Monday, January 24, 2011

Getting Enough Fiber: Eat Your Vegetables!

Lately I have been seeing articles on vegan and vegetarian diets everywhere. While this immeasurably cheers me, the recipes and articles go hand in hand with misinformation. Almost every mention of the word vegan I see is quickly followed by a discussion of how to get enough protein and calcium. Having already addressed both of these topics before, I will simply suggest that you check out my previous posts, The Protein Myth and The Calcium Query. And if you still have questions, feel free to email me; I would love to hear from you!

While protein and calcium are an important part of anyone’s diet, there are plenty of other vital nutrients that deserve our attention, like fiber. Fiber is an important contributor to weight loss, heart health, and healthy cholesterol and glucose levels. Getting enough fiber can help lower your risk of heart disease, diabetes, and cancer. The American Dietetic Association recommends that you get 25 to 30 g of fiber per day, but asserts that most Americans get only half that. Fiber is abundantly found in legumes, grains, greens, fruits, and other vegetables. There is no fiber, however, in animal products, like meat, milk, and eggs. Most importantly, artificially incorporated forms of fiber, like fiber-rich yogurts and candy bars, don’t provide any of the benefits of natural fiber sources. A vegan diet is rich in fiber, relying primarily on vegetables, legumes, and whole grains. This dish is the perfect example of how delicious fiber can be. Moral of the story: eat your vegetables!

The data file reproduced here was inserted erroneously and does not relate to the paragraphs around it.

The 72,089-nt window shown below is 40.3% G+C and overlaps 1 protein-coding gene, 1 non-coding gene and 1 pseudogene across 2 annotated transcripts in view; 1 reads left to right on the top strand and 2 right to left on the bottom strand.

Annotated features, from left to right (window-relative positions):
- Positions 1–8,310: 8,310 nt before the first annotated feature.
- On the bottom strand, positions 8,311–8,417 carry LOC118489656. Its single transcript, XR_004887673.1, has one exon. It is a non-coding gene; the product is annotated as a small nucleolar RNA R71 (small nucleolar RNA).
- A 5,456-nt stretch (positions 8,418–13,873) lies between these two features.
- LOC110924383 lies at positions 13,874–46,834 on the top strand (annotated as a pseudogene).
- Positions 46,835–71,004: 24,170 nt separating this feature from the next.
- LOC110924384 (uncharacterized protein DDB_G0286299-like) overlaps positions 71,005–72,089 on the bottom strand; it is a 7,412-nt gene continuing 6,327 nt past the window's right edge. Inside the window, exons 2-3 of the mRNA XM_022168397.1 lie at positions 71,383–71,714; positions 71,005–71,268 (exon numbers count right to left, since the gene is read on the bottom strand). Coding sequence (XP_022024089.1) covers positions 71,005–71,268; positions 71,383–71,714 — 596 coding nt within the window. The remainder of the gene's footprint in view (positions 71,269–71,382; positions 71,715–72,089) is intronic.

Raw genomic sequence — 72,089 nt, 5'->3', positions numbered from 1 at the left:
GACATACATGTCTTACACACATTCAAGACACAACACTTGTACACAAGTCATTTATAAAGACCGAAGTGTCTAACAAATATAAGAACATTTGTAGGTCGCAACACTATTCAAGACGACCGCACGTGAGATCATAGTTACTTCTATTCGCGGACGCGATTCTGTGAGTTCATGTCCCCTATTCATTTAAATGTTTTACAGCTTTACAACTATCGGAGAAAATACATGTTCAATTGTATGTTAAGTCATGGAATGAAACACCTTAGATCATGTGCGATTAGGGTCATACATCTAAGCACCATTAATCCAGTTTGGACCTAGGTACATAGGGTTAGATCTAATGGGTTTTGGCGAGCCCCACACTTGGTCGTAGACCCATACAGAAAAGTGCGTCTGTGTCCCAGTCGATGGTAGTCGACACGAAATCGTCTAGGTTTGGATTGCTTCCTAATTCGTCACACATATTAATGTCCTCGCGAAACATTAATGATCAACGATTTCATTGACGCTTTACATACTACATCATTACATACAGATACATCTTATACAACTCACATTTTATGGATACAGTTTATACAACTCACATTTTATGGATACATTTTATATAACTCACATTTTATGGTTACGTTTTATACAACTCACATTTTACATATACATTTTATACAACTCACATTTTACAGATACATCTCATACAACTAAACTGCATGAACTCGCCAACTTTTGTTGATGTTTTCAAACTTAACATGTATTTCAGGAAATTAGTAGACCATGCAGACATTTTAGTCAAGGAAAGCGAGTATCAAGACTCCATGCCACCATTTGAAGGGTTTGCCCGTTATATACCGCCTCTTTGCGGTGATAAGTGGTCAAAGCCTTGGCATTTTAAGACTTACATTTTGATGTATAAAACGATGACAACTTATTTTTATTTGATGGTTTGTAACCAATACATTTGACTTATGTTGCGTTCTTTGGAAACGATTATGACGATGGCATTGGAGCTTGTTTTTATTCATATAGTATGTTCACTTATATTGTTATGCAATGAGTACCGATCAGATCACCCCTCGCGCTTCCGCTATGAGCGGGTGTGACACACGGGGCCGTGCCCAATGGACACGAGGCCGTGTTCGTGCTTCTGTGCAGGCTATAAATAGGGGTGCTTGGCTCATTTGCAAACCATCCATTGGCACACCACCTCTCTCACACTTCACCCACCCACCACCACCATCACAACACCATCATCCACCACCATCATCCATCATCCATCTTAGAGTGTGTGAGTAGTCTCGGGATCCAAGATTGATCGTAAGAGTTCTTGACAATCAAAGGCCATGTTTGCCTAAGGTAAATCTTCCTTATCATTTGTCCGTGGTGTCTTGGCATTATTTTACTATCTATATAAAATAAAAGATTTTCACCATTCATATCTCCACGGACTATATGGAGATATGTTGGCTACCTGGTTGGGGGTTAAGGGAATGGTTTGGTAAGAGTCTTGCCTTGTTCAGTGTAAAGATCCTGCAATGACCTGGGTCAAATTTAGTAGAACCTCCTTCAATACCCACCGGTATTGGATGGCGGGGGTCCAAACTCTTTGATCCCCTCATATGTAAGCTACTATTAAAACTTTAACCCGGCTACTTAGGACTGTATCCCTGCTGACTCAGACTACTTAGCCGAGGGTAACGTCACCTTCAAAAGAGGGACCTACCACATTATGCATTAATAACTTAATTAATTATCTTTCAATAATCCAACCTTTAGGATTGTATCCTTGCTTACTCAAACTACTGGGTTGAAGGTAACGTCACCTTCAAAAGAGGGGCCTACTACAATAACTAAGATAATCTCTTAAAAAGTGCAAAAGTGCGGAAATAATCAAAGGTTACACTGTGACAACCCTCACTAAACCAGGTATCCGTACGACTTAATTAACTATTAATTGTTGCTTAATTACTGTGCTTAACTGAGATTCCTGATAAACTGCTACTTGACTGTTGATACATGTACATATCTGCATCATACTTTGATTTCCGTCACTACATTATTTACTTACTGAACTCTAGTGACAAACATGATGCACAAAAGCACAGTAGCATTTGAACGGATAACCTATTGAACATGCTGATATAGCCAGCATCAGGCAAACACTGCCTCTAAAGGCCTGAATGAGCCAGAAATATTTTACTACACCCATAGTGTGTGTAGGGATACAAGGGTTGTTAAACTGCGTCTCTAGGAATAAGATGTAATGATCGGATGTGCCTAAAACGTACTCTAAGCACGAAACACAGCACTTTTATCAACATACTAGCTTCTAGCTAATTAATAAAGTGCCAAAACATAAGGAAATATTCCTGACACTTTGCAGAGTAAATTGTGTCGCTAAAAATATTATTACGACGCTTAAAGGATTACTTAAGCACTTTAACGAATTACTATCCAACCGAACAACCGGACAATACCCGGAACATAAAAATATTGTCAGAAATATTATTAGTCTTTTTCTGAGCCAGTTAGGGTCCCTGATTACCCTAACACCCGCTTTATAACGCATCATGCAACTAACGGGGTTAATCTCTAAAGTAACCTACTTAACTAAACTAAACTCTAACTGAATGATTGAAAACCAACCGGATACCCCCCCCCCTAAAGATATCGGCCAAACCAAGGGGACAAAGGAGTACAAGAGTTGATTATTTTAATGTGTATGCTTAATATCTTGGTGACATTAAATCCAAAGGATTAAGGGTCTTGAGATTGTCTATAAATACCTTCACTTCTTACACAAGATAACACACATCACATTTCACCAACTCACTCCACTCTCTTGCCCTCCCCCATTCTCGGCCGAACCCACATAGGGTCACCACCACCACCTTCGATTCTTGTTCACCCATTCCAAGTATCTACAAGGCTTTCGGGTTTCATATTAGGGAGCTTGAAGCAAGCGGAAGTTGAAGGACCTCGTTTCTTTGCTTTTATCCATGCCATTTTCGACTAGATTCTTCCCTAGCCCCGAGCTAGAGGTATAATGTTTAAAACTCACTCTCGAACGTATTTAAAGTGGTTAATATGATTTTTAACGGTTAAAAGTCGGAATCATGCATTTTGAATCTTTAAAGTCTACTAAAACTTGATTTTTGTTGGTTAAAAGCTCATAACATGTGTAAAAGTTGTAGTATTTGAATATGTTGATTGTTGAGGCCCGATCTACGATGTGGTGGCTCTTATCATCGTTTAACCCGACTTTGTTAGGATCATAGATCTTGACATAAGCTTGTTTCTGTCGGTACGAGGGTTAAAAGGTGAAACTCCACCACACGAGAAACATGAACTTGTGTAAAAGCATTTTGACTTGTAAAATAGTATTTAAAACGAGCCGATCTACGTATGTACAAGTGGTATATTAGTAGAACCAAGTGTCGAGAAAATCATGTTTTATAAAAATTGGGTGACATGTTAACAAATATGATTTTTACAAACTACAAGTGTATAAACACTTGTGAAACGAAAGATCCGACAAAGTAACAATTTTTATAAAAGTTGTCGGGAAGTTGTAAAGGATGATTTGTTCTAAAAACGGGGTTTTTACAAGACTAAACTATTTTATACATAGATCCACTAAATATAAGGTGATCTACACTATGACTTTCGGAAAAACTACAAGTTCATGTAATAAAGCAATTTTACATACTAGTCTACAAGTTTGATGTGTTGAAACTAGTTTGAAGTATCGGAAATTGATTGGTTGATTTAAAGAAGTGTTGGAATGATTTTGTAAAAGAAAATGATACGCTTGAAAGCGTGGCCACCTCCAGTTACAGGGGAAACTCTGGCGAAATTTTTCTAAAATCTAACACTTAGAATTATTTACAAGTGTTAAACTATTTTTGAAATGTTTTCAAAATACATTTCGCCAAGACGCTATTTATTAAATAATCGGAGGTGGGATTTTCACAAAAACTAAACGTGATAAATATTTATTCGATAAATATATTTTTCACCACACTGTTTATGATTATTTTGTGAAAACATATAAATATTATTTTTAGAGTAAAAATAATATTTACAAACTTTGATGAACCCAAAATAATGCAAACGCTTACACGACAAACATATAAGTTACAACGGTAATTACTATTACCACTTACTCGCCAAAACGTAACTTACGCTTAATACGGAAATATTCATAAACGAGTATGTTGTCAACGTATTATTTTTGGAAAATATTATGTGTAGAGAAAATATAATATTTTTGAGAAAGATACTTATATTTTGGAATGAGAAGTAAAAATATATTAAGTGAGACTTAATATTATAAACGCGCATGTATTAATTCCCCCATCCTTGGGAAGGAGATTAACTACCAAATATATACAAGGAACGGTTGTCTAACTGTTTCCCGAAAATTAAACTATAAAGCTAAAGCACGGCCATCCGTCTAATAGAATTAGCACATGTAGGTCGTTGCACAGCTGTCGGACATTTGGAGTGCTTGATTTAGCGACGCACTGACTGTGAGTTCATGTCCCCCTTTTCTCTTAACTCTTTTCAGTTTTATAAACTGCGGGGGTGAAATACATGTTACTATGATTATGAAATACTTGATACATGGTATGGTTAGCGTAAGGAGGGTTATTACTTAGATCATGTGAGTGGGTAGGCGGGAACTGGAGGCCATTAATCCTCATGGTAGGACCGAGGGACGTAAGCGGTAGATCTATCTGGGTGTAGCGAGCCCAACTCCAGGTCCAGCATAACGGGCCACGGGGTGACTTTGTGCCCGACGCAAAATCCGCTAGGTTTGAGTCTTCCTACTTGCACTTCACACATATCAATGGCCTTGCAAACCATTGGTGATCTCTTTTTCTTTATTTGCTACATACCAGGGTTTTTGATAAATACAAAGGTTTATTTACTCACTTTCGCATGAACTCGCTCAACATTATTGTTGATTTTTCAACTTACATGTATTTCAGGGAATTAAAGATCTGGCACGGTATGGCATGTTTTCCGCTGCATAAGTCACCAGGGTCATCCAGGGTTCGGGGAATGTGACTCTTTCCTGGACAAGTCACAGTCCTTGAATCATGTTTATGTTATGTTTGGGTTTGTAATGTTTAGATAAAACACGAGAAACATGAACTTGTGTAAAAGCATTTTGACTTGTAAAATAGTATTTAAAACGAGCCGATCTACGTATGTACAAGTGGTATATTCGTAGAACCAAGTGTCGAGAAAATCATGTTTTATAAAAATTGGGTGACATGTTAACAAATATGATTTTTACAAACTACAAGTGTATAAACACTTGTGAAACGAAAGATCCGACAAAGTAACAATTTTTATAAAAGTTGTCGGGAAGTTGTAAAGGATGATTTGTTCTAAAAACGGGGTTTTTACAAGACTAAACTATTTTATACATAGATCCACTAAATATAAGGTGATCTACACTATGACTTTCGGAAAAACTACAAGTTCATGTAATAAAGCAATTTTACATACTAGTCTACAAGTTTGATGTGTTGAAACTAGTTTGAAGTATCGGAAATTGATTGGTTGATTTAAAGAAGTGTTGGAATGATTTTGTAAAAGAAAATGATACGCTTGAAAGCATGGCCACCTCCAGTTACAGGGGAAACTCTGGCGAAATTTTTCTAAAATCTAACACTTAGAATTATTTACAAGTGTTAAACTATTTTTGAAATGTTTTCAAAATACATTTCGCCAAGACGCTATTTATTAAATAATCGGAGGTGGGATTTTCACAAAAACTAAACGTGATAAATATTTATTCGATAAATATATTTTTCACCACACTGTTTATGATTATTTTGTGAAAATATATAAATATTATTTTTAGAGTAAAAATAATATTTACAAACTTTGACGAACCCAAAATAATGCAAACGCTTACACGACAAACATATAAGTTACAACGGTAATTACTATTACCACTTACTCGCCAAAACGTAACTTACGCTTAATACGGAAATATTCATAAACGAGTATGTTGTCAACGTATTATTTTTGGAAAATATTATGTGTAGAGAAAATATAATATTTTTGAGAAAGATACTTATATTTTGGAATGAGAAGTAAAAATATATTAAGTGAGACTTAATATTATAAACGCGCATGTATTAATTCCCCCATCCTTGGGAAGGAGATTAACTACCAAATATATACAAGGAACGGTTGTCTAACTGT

Tuscan White Bean Stew

2 tablespoons olive oil
1 onion, diced
1 carrot, diced
1 clove garlic, minced
1 small can diced tomatoes
2 small cans Cannellini beans
2 cups vegetable stock
1 bunch dinosaur kale, deribbed and chopped
Salt and pepper
1 loaf of good bread

Heat the olive oil in a large pot. Add the onion and carrots and sauté until tender, 5 to 10 minutes. Add the Cannellini beans, tomatoes, and stock. Brink to a boil, and simmer until reduced and thickened, about 20 minutes. Add the kale, and season to taste with salt and pepper.

Meanwhile, slice the bread, and brush with olive oil. Broil until golden brown, flipping the bread halfway through.

Serve the soup immediately with a side of bread.

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